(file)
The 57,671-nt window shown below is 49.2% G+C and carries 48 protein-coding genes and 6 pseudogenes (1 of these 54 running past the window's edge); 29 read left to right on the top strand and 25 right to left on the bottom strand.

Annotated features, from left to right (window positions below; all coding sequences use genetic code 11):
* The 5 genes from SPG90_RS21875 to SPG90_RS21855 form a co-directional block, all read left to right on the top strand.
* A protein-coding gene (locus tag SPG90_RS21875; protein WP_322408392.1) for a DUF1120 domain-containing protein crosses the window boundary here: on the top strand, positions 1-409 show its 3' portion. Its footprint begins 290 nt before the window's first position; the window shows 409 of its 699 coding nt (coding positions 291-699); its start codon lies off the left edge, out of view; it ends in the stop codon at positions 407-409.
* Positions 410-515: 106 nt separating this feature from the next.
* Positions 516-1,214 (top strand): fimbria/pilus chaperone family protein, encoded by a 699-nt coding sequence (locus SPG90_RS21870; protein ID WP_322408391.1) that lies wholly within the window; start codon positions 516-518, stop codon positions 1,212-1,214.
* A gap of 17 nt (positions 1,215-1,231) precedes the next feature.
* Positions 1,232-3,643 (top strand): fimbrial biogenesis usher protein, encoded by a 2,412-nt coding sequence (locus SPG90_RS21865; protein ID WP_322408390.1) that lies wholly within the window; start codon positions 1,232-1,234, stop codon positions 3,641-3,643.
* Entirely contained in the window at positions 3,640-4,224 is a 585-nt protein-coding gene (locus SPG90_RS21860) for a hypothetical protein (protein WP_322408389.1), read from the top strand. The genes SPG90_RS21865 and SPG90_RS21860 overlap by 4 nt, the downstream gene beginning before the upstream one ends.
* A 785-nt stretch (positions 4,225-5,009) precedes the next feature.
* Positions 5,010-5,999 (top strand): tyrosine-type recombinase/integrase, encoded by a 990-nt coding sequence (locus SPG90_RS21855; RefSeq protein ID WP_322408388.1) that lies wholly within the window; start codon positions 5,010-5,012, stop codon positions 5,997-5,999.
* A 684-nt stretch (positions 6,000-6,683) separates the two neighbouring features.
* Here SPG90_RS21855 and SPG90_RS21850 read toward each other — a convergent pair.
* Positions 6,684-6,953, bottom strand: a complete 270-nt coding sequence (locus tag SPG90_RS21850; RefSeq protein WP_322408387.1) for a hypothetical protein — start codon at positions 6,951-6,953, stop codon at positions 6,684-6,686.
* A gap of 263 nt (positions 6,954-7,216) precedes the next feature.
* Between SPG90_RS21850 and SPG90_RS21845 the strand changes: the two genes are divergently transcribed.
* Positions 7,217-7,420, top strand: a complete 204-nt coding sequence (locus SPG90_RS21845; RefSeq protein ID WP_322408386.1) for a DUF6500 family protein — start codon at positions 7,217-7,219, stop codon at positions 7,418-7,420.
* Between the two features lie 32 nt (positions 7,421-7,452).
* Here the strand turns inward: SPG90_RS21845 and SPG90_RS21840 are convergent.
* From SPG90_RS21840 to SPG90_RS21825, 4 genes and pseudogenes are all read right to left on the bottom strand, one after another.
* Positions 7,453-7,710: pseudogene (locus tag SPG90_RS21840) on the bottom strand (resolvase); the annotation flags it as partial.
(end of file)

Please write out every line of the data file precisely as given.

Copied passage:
The 57,671-nt window shown below is 49.2% G+C and carries 48 protein-coding genes and 6 pseudogenes (1 of these 54 running past the window's edge); 29 read left to right on the top strand and 25 right to left on the bottom strand.

Annotated features, from left to right (window positions below; all coding sequences use genetic code 11):
* The 5 genes from SPG90_RS21875 to SPG90_RS21855 form a co-directional block, all read left to right on the top strand.
* A protein-coding gene (locus tag SPG90_RS21875; protein WP_322408392.1) for a DUF1120 domain-containing protein crosses the window boundary here: on the top strand, positions 1-409 show its 3' portion. Its footprint begins 290 nt before the window's first position; the window shows 409 of its 699 coding nt (coding positions 291-699); its start codon lies off the left edge, out of view; it ends in the stop codon at positions 407-409.
* Positions 410-515: 106 nt separating this feature from the next.
* Positions 516-1,214 (top strand): fimbria/pilus chaperone family protein, encoded by a 699-nt coding sequence (locus SPG90_RS21870; protein ID WP_322408391.1) that lies wholly within the window; start codon positions 516-518, stop codon positions 1,212-1,214.
* A gap of 17 nt (positions 1,215-1,231) precedes the next feature.
* Positions 1,232-3,643 (top strand): fimbrial biogenesis usher protein, encoded by a 2,412-nt coding sequence (locus SPG90_RS21865; protein ID WP_322408390.1) that lies wholly within the window; start codon positions 1,232-1,234, stop codon positions 3,641-3,643.
* Entirely contained in the window at positions 3,640-4,224 is a 585-nt protein-coding gene (locus SPG90_RS21860) for a hypothetical protein (protein WP_322408389.1), read from the top strand. The genes SPG90_RS21865 and SPG90_RS21860 overlap by 4 nt, the downstream gene beginning before the upstream one ends.
* A 785-nt stretch (positions 4,225-5,009) precedes the next feature.
* Positions 5,010-5,999 (top strand): tyrosine-type recombinase/integrase, encoded by a 990-nt coding sequence (locus SPG90_RS21855; RefSeq protein ID WP_322408388.1) that lies wholly within the window; start codon positions 5,010-5,012, stop codon positions 5,997-5,999.
* A 684-nt stretch (positions 6,000-6,683) separates the two neighbouring features.
* Here SPG90_RS21855 and SPG90_RS21850 read toward each other — a convergent pair.
* Positions 6,684-6,953, bottom strand: a complete 270-nt coding sequence (locus tag SPG90_RS21850; RefSeq protein WP_322408387.1) for a hypothetical protein — start codon at positions 6,951-6,953, stop codon at positions 6,684-6,686.
* A gap of 263 nt (positions 6,954-7,216) precedes the next feature.
* Between SPG90_RS21850 and SPG90_RS21845 the strand changes: the two genes are divergently transcribed.
* Positions 7,217-7,420, top strand: a complete 204-nt coding sequence (locus SPG90_RS21845; RefSeq protein ID WP_322408386.1) for a DUF6500 family protein — start codon at positions 7,217-7,219, stop codon at positions 7,418-7,420.
* Between the two features lie 32 nt (positions 7,421-7,452).
* Here the strand turns inward: SPG90_RS21845 and SPG90_RS21840 are convergent.
* From SPG90_RS21840 to SPG90_RS21825, 4 genes and pseudogenes are all read right to left on the bottom strand, one after another.
* Positions 7,453-7,710: pseudogene (locus tag SPG90_RS21840) on the bottom strand (resolvase); the annotation flags it as partial.